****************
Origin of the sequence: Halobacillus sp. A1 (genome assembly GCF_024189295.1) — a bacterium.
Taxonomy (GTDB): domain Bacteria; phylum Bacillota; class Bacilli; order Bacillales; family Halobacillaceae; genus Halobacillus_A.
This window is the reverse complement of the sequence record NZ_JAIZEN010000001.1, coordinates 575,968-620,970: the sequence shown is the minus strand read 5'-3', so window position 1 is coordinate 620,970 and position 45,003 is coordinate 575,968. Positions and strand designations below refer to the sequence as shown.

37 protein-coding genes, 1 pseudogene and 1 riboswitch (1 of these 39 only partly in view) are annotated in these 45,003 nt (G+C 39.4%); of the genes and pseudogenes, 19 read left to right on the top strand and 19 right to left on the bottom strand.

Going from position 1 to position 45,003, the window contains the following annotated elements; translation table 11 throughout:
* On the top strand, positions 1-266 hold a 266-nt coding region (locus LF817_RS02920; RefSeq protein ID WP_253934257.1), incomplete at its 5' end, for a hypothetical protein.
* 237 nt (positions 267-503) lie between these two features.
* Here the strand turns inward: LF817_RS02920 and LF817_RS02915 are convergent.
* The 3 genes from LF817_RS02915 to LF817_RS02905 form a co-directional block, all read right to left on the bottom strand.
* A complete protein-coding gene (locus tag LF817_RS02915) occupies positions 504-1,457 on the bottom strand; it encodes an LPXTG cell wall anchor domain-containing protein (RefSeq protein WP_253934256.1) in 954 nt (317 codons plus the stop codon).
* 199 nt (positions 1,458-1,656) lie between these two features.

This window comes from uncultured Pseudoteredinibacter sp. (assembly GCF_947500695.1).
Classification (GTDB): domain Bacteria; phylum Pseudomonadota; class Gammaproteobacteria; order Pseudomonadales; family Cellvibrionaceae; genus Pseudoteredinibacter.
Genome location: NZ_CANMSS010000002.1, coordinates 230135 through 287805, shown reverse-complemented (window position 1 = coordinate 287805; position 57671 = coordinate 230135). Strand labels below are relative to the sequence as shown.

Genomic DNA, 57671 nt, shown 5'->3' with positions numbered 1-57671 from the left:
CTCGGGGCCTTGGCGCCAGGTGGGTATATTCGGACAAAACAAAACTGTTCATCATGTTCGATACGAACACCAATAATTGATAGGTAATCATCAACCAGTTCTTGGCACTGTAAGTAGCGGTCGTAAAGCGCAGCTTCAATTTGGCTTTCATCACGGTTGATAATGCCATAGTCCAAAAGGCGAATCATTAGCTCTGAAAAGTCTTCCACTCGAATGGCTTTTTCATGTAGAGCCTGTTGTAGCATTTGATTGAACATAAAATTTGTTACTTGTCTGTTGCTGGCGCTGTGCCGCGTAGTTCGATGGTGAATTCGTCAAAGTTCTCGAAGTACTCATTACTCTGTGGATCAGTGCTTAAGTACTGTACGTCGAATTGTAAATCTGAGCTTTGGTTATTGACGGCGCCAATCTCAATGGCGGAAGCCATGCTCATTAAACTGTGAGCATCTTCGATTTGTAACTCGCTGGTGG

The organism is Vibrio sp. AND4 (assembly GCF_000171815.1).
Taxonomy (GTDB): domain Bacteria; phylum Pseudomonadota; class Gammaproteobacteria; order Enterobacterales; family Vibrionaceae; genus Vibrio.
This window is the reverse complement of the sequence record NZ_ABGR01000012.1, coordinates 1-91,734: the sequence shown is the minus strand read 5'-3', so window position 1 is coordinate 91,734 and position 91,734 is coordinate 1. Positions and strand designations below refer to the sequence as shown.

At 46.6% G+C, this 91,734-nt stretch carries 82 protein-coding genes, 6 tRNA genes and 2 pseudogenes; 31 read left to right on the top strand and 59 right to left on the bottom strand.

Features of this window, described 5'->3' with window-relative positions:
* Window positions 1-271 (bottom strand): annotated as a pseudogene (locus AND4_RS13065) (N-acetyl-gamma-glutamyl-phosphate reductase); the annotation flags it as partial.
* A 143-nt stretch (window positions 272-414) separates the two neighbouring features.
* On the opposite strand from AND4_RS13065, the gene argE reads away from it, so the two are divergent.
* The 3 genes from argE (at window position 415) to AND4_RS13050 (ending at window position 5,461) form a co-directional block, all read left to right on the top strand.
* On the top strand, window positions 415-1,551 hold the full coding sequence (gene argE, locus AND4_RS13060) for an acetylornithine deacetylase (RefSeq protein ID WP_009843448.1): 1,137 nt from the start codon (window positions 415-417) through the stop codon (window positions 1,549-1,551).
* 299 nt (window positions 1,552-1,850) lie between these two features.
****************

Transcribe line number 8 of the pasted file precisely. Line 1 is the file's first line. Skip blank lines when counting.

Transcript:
* Here the strand turns inward: LF817_RS02920 and LF817_RS02915 are convergent.